How does it make you feel when someone who very likely means well, says to you concerning a loved one who was lost to death that "they are in a better place".
I realize they didn't know us very well, and they mean well. I just say "thank you" and move on. I saw no point in causing a stink about it. I was comiserating with a close friend when some Christians tried to tell him our friend was in a better place and he went off on them. i saw this was coming and I tried to intervene. They looked like a kicked puppy when he was done.
I am a bit strange as I don't miss people - I enjoy friendships in the moment but I have moved around a lot in my life and have left many people. The idea of death doesn't worry me at all given how rotten my society seems ot have become I would welcome it in the door-
My family were all mentally unstable and I havent seen my brother for years don't know if hes dead or alive and its not that important anyway - I think I am pretty self sufficient and probably not as crazy as my rellies who are pretty much all dead now anyway
I agree! Has nothing to do with an afterlife either. If your death was preceded with a painful disease, an emotional torment, torture of some kind, loss of mental capacity, death is a release. You have none of those things anymore. If the death was in an accident, a murder, or other sudden causes, then they are not in a better place, they are dead before their time. My Dad suffered with a lot of pain, nervousness about everything, and a loss of interest in life for several years before he died. Death for him was a better place than the daily loss of his spirit and joy of life. I look forward to my own death even now as a relief from the slings and arrows of daily life. I would not precipitate it, nor do I fear it.
It doesnt bother me, though it is tempting not to say "where is that? The ground? Up in smoke ?" or "with the way the world is now, the ground is starting to look pretty good!"
My grandmother she was a hilarious atheist, as her parents had raised her to be. My nan had a saying "you'd f up a church!" (Meaning your so terrible you would f up something already completely f uped!) Though she would use the actual f word, I won't type the full word here, but you get the point. When she died a few years ago, an uncle of mine decided to make a huge religious spectacle of it, even while knowing she was against religion and openly atheist. See my dearly departed grandmothers son, my uncle, married into a Pentecostal family and became the super religious zealot, self righteous person that she tried to raise him not to be. He had it in his head that she needed to be saved and if she wouldnt let him do it in life, he'd do it in her death. He had his brother in law that is pastor of some mega church in phoenix fly in on his private jet to do the funeral...now I know she would of found humor in having had this huge religious funeral with all the trimmings! So the rest of the family being the jovial atheists she taught us to be had viewed it as a joke and carry on the legacy of finding humor in most things. In some way she lives on in the way we keep that humor going. We couldnt be upset about it. Not when she would of found it hilarious.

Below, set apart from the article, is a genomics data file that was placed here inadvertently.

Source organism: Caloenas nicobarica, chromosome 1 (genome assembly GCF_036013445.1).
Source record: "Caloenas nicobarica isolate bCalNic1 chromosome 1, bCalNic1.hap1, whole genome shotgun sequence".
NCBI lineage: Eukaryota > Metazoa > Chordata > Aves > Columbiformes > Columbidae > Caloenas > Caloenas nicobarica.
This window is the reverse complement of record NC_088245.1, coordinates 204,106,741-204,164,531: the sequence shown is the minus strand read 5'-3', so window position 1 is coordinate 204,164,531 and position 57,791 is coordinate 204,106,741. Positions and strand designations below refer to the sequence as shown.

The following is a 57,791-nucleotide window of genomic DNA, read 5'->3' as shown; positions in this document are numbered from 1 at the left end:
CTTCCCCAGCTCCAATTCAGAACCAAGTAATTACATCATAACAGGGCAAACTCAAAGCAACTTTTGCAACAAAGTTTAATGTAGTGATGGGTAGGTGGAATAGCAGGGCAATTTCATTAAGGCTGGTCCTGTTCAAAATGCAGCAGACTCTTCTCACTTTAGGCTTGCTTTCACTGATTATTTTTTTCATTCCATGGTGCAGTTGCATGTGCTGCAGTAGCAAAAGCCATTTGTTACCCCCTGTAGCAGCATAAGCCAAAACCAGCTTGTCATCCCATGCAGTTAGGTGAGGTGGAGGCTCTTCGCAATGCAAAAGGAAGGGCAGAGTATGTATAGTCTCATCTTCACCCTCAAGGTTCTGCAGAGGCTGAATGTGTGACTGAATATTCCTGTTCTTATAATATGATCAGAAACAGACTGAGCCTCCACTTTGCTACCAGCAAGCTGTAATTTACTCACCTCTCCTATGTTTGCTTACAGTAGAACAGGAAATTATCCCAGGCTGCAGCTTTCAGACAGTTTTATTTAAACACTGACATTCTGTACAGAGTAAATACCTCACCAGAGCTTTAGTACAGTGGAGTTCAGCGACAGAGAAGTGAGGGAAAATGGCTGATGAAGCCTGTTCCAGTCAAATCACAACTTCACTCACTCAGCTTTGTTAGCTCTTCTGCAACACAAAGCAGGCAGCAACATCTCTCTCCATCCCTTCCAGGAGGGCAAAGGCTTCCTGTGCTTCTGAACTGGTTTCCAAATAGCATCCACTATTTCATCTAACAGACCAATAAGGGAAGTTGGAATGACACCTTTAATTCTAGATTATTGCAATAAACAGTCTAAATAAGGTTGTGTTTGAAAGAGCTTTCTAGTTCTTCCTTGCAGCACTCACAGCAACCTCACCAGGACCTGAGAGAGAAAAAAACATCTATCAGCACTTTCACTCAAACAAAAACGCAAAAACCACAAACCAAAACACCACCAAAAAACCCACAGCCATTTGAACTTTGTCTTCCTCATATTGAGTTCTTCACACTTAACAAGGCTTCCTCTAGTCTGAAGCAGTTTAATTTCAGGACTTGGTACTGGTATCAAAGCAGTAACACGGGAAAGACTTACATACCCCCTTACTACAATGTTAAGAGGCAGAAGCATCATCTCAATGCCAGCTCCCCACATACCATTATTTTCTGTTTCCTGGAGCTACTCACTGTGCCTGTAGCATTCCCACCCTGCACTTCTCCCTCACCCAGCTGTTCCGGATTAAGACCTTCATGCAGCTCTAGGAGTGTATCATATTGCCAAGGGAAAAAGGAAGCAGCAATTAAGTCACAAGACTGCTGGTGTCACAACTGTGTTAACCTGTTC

It would annoy me a little, but I would just smile and nod, recognizing that it was meant in a way of comfort. If they persist, (and if applicable) I would say, "they're not suffering any more". It's a half agreement, but seems to be acceptable.
I don't typically challenge someone (or their beliefs) who is genuinely trying to be supportive.
I roll my eyes but only in my mind. Kind words are always appreciated. And I don’t totally disagree. Just that my idea of better place is non existence or recycled into the universe or whatever. I don’t feel the need to mention thst, either, though. Others need to believe in heaven to deal with loss. Who am I to take that from them?